Lot 1165
  • 1165

Zhang Daqian (Chang Dai-chien, 1899-1983)

5,000,000 - 7,000,000 HKD
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  • Zhang Daqian (Chang Dai-chien, 1899-1983)
  • Lotus in the Wind
  • ink on paper, hanging scroll
  • 70 3/4 x 38 1/4 inches
signed YUANWENG, dated 1961, inscribed, and with two seals of the artist


Gift of Dr. Kuo Yu-shou to The Museum of Modern Art, New York in 1961


New York, The Museum of Modern Art, Recent Acquisitions, Dec 19, 1961 to Feb 25, 1962
New York, Hirschl & Adler Galleries, Exhibition of Paintings by Chang Dai-Chien, Oct 22 to Nov 2, 1963
San Francisco, Center of Asian Art and Culture, Chang Dai-chien: A Retrospective Exhibition, Nov 16 to Dec 17, 1972


Painting and Sculpture Acquisitions, Jan 1 1961 to Dec 31 1961, published in Musuem Bulletin, Volume XXIX, Nos. 2 and 3, The Museum of Modern Art, 1962, p.4 and p.17
Exhibition of Paintings by Chang Dai-chien, Hirschl & Adler Galleries, New York, 1963, exhibition cat., pl.45
Chang Dai-chien: A Retrospective Exhibition, exhibition cat., San Francisco, Center of Asian Art and Culture, 1972, pl.18



Generally in good condition.
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Catalogue Note

Zhang Daqian's prolific and disciplined artistic career spanning over sixty years has witnessed the artist's rise to international acclaim. Numerous exhibitions of the artist's work have been held both at home and abroad, and his works now reside all around the globe in both private and museum collections, including the Museum of Fine Arts in Boston, the Musée Cernuschi in Paris, and the National Palace Museum in Taipei and many more.

Lotus in the Wind was donated to The Museum of Modern Art in New York by Dr Kuo Yu-shou back in 1961. Kuo Yu-shou, also known as Guo Zijie (1901 – 1978), came from Zizhong County of Sichuan Province. He studied abroad in France in his early years, achieving a doctorate degree in economics from the Sorbonne before returning to China, where he was appointed to a key post in the Nationalist government. Kuo formed close ties with prominent art circles. He and Zhang were both Sichuanese as well as distant relatives. During the Japanese invasion, Zhang fled to Sichuan where Kuo was serving as the Head of the Sichuan Education Department, and the two became particularly close. Following the country's regime change, Zhang left China for South America while Kuo took up a diplomatic post in Europe. From the mid-1950s to 1960s, Zhang made many trips to Europe, including Switzerland, Austria, Germany, and France, frequently holding exhibitions in a number of countries. Kuo was always by his side, assisting in planning and handling many of those events in Europe, acting as the artist's agent. The two were as close as brothers.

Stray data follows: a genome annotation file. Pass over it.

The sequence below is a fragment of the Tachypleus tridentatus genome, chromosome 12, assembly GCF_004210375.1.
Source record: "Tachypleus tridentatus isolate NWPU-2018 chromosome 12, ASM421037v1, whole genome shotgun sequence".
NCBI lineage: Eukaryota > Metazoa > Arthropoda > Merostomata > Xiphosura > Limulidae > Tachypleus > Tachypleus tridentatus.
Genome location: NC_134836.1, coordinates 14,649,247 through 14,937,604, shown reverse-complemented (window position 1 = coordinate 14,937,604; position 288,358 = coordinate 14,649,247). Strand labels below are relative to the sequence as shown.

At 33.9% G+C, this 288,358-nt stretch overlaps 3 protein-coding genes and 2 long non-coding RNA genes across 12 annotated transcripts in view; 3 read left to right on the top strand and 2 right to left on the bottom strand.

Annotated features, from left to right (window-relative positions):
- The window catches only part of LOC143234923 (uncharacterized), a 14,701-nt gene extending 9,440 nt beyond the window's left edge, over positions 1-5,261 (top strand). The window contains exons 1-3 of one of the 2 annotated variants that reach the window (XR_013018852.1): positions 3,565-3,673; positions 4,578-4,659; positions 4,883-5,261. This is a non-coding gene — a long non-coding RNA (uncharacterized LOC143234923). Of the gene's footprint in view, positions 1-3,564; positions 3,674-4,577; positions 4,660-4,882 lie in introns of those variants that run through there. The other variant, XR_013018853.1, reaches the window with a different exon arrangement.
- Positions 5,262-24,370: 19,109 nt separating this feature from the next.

During this time, Zhang painted numerous works for him, many of which are now housed in the National Museum of History in Taipei. This painting was created in Japan, inscribed with the location "Kairakuen Garden" in Yokohama, and was signed again when the artist brought the painting to Paris, when he stayed at Kuo's residence. In the same year, the piece was donated to The Museum of Modern Art in New York by Kuo.

The 1960s marked a period of transition for the artist from his freehand style to his splashed ink and colour technique as he tirelessly experimented with large-scale lotus paintings. His eight-screen lotus painting, for example, was a creation from this period. In this piece, the composition is simple but bold, the brush strokes, untrammelled and free, with lofty and magnanimous characters and balanced shades of dark and light ink, revealing the authentic beauty of nature. Created with magnificent flourish, this piece exhibits the artist's virtuosic strokes of vitality and grace.

In 1963, Zhang Daqian had his first important solo exhibition in America. Held at Hirschl & Adler Galleries in New York, the exhibition showcased forty of the artist's recent works, as well as several additional pieces borrowed from three of America's most prestigious art museums, including New York's Metropolitan Museum of Art and the Museum of Fine Arts in Boston. This piece was among them. Later in 1972, when the Asian Art Museum in San Francisco held a retrospective exhibition for Zhang, which featured carefully selected works from both the artist's personal collection as well as pieces from private and public collections around the world, this painting was exhibited once again. As made evident by its appearance in various important exhibitions, this work was regarded by Zhang Daqian himself as highly representative of his splashed-ink lotus series.